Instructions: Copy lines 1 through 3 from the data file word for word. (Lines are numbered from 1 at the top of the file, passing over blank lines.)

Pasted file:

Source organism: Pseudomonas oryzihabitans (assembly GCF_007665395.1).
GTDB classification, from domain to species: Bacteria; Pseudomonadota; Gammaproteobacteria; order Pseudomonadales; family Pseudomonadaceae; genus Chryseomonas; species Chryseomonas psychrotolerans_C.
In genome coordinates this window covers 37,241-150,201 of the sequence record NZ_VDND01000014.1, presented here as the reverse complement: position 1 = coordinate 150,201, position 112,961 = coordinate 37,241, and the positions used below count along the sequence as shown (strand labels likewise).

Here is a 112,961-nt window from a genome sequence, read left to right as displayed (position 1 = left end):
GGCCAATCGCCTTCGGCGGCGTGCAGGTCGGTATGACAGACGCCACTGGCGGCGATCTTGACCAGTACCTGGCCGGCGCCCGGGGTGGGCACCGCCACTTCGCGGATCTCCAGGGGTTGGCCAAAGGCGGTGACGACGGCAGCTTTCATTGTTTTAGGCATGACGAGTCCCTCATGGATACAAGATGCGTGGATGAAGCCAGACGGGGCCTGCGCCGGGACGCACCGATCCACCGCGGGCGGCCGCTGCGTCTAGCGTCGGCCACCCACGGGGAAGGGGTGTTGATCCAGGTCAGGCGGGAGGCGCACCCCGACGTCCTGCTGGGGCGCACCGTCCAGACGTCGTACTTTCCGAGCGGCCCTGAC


Source organism: Pseudomonas oryzihabitans (assembly GCF_007665395.1).
GTDB classification, from domain to species: Bacteria; Pseudomonadota; Gammaproteobacteria; order Pseudomonadales; family Pseudomonadaceae; genus Chryseomonas; species Chryseomonas psychrotolerans_C.
In genome coordinates this window covers 37,241-150,201 of the sequence record NZ_VDND01000014.1, presented here as the reverse complement: position 1 = coordinate 150,201, position 112,961 = coordinate 37,241, and the positions used below count along the sequence as shown (strand labels likewise).